Shimla, Jan 3 (IANS) Airing anguish over callousness of the state that led to the drowning of 24 budding engineers of a Hyderabad college, the Himachal Pradesh High Court has also shown the humanitarian side of law by sharing the plight of the parents.
It has virtually slammed the government in each and every hearing over the past 18 months of the accident about its cause and the steps it has initiated to prevent such incidents in the future.
Describing the death of the students shocking and shattering for everyone, the high court in its 111-page judgment delivered on Saturday observed that awarding of Rs.20 lakh compensation each to the families of 24 students may not redress their grievances but may be a solace.
The 24 students of the V.N.R. Vignana Jyothi Institute of Engineering and Technology in Hyderabad and a tour operator were swept away June 8, 2014, near Mandi town after water from a nearby state-run 126-MW Larji hydropower project dam was released without a warning. The students were on excursion to Manali.
“Unfortunately, their (the students’) bright future stands snatched away, rather cut short, and the parents stand deprived of the said source/income, hope and help in old age,” a division bench of Chief Justice Mansoor Ahmad Mir and Justice Tarlok Singh Chauhan observed.
The students, who were standing on boulders in Beas river for a picture-postcard shoot, were caught unawares by the strong current which washed them away.
Blaming the state for the callousness in preventing the accident, the court said it was also the duty of the state to monitor the functioning of the projects.
“They (government functionaries) had not taken due care and precaution, not to speak of their negligence and recklessness.”
The place of accident was unknown to the students, who were on tour, said the judges.
“Had the authorities put boards, hoardings, sirens, signals and taken precautions at the relevant time, while discharging the water from the barrage, the incident would have been avoided and the precious lives would have been saved.”
In his inquiry report, divisional commissioner Onkar Sharma had informed the court that there was a systemic failure in releasing water into the river by the project authorities – and the warning system itself was inadequate.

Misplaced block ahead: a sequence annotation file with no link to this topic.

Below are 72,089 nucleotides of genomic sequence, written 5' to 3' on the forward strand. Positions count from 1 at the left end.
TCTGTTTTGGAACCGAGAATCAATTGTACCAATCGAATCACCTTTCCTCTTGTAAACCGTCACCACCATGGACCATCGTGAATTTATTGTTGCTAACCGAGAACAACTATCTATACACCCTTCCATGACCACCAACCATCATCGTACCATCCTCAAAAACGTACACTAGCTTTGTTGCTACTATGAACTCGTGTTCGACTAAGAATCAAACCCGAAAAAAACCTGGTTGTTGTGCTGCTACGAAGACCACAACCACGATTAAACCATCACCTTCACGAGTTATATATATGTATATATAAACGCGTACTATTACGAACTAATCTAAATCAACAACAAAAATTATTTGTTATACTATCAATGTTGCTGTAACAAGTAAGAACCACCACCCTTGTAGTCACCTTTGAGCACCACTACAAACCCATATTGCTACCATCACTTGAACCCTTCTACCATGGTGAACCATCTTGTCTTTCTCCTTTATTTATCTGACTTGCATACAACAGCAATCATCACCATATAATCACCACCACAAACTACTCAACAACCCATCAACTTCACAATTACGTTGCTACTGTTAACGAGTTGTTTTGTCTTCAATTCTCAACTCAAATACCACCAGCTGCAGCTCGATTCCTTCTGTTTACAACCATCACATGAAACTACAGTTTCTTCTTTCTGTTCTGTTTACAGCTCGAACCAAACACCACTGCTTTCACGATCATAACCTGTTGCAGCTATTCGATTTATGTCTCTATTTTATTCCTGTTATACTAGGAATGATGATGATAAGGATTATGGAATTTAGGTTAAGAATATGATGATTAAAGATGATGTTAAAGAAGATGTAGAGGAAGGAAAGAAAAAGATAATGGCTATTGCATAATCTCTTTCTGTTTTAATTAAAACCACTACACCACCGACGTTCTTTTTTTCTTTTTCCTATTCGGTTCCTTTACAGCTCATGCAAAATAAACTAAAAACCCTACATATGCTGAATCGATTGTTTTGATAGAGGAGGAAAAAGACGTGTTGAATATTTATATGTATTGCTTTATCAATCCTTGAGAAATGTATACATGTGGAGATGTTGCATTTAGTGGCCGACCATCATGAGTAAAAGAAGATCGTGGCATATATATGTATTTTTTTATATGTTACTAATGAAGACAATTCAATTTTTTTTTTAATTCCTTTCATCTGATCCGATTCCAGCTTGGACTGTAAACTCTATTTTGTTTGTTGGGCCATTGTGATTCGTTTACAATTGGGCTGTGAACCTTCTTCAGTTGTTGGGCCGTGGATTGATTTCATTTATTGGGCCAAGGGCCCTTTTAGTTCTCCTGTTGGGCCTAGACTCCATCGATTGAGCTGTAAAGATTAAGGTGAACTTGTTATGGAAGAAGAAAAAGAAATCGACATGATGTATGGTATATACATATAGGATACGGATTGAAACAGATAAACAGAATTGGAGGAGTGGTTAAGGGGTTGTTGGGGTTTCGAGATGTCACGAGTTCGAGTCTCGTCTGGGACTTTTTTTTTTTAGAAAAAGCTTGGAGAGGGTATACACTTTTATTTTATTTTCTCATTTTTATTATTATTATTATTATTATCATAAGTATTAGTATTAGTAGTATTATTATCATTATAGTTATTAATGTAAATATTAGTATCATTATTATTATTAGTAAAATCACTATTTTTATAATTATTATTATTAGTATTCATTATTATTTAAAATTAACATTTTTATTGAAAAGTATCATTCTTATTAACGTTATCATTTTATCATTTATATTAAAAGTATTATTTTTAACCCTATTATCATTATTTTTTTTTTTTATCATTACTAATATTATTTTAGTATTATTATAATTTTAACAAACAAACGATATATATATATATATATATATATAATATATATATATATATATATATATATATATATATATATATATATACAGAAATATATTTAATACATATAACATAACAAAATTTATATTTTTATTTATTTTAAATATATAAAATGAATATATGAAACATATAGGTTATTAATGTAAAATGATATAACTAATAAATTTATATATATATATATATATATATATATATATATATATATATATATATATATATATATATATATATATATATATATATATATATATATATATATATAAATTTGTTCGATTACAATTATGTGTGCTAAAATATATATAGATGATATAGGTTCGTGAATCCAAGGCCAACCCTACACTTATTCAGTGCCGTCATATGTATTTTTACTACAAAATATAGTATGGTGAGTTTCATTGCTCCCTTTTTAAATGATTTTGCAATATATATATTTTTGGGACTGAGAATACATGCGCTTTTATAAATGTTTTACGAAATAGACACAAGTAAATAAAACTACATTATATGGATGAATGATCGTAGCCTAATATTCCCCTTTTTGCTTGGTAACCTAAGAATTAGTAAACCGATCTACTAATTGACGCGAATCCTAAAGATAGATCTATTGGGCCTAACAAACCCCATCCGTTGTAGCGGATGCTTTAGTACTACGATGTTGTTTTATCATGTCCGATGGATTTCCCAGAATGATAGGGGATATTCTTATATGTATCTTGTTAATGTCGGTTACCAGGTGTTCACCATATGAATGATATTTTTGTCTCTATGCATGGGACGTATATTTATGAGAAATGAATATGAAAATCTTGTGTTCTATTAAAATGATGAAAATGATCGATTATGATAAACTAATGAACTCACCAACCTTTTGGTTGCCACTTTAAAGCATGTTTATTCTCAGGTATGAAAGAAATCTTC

“Snatching the young engineering students from their parents and their earning capacity are to be kept in mind while assessing the just compensation,” said the division bench.
The students, the court observed, after obtaining engineering degree would have got better placements. It is known to everyone that an engineer would have been earning not less than about Rs.10 lakh per annum.
Blaming the engineering college too for its lapses, the judges said the unfortunate students were on excursion and the role of the college authorities was also important.
“They should have ascertained all facts, including the circumstances and other factors prevailing in the area, where they were planning to visit.”
At the same time, it was the duty of the state to see whether the boards and other authorities working under it were functioning and discharging duties properly.
“It has failed to do so. Thus the state is also, prima facie, liable,” observed the bench, which treated a media report into the accident as a public interest litigation.
The court directed the Himachal Pradesh State Electricity Board Ltd., the college and the Himachal state to share the compensation in the ratio of 60:30:10 respectively. It directed them to make the payment within eight weeks.
It earlier awarded an interim relief of Rs.500,000, which would be adjusted against the total compensation.